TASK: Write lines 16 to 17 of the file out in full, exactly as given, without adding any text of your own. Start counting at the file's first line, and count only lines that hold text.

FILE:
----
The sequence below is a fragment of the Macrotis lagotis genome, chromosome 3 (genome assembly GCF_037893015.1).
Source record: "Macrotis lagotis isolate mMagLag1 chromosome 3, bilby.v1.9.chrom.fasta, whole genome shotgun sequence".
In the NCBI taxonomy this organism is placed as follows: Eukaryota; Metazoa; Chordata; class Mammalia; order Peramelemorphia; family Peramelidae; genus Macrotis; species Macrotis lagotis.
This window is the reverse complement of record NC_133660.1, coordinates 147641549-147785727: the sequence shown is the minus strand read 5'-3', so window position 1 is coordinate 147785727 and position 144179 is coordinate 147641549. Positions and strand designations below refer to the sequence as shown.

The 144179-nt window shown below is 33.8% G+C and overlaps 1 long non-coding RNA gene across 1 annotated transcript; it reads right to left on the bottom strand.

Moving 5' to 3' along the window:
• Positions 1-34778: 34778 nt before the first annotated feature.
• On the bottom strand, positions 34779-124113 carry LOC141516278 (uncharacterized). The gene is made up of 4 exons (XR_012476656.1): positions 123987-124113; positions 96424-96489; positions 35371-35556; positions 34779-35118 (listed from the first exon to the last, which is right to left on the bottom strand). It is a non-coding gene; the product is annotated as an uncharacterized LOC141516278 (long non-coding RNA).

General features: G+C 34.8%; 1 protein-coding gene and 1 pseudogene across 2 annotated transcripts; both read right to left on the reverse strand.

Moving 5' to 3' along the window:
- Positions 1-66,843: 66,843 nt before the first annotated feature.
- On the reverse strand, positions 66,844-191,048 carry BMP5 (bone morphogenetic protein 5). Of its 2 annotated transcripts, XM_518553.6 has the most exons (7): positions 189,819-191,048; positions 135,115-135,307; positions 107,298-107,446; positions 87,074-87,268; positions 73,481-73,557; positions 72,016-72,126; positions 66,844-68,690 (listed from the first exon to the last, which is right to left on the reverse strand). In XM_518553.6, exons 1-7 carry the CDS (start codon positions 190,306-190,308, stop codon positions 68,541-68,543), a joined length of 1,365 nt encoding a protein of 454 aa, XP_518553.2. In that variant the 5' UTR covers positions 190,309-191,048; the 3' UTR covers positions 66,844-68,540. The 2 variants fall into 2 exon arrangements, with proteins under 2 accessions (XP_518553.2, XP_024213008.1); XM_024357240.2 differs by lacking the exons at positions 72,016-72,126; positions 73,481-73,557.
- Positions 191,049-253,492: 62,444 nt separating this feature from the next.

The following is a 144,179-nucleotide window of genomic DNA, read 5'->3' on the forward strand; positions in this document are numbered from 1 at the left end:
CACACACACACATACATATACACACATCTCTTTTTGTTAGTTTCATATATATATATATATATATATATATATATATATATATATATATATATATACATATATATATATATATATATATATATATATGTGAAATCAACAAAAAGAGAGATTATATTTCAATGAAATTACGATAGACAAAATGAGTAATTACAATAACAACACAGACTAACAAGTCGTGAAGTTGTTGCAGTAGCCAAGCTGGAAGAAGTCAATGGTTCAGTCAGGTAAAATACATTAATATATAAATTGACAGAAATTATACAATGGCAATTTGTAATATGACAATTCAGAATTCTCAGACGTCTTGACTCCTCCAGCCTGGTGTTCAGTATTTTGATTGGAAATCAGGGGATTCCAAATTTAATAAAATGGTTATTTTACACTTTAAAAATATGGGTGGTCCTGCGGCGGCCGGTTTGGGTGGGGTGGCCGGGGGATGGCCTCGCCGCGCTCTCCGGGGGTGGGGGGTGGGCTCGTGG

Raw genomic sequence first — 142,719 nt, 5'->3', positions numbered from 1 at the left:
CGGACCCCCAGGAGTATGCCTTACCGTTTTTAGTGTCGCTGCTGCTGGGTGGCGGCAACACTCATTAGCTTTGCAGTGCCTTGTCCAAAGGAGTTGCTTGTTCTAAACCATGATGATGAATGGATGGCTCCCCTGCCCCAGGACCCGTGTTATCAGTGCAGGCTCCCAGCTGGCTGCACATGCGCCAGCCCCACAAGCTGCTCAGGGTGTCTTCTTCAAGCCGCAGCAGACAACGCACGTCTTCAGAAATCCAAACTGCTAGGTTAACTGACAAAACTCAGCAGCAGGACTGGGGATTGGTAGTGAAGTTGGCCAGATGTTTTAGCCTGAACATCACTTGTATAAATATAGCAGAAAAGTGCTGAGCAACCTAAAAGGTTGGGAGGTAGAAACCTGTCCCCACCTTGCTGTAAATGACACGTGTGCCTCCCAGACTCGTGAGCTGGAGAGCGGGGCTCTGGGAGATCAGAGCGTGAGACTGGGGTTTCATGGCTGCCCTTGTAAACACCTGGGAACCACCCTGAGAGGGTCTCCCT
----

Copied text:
Raw genomic sequence first — 142,719 nt, 5'->3', positions numbered from 1 at the left:
CGGACCCCCAGGAGTATGCCTTACCGTTTTTAGTGTCGCTGCTGCTGGGTGGCGGCAACACTCATTAGCTTTGCAGTGCCTTGTCCAAAGGAGTTGCTTGTTCTAAACCATGATGATGAATGGATGGCTCCCCTGCCCCAGGACCCGTGTTATCAGTGCAGGCTCCCAGCTGGCTGCACATGCGCCAGCCCCACAAGCTGCTCAGGGTGTCTTCTTCAAGCCGCAGCAGACAACGCACGTCTTCAGAAATCCAAACTGCTAGGTTAACTGACAAAACTCAGCAGCAGGACTGGGGATTGGTAGTGAAGTTGGCCAGATGTTTTAGCCTGAACATCACTTGTATAAATATAGCAGAAAAGTGCTGAGCAACCTAAAAGGTTGGGAGGTAGAAACCTGTCCCCACCTTGCTGTAAATGACACGTGTGCCTCCCAGACTCGTGAGCTGGAGAGCGGGGCTCTGGGAGATCAGAGCGTGAGACTGGGGTTTCATGGCTGCCCTTGTAAACACCTGGGAACCACCCTGAGAGGGTCTCCCT